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Energized Optimism

Protecting historic farmsteads in incomparable maritime landscape

April 1, 1998 | By Hans Voss
Great Lakes Bulletin News Service

When the National Park Service held public meetings on the fate of its historic farmsteads, cabins, and cottages in the Sleeping Bear Dunes National Lakeshore last year, people got nervous. This year, the tone of the discussion is one of energized optimism.

The reason is that the Park Service now is taking measured steps to plan for the preservation of what historians and visitors agree is one of the most impressive collections of maritime and agricultural treasures in the Midwest.

When the question of what to do with the Park's historic buildings — many of which are well over 100 years old — first came up last year the task seemed daunting. The Park Service, with its limited staff and budget, announced that for many of the buildings the threat of demolition was imminent.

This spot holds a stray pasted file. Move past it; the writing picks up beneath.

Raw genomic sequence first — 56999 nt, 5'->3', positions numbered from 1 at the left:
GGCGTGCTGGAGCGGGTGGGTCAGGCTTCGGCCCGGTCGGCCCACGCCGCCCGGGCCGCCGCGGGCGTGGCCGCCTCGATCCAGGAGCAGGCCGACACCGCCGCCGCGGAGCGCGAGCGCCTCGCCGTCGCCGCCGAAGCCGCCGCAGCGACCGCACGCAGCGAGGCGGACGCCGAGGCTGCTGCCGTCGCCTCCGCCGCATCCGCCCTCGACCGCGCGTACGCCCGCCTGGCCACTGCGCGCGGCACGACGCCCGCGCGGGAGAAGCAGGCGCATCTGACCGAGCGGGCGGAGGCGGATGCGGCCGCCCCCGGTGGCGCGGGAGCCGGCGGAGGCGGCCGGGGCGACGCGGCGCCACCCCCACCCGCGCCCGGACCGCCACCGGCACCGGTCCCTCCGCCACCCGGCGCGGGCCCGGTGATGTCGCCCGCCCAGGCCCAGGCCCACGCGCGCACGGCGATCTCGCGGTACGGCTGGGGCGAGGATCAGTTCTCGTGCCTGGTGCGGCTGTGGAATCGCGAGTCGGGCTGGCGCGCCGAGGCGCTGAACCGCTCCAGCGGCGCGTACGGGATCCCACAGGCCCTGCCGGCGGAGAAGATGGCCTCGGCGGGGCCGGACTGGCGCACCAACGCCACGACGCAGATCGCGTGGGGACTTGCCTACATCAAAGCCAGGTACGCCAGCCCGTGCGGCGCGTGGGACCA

That's when concerned citizens organized to come up with a strategy. They joined with the Michigan Land Use Institute to form Preserve Historic Sleeping Bear, a grassroots group specifically designed to build support for the Park's historic preservation effort.

Park officials welcomed the support. Today, after numerous public meetings and increasing statewide recognition, the future looks bright. The planning process will be completed early next year and fundraising, which remains a formidable challenge, is gaining steadily. To find out how you can be part of this exciting project, contact Hans Voss at 231-882-4723.


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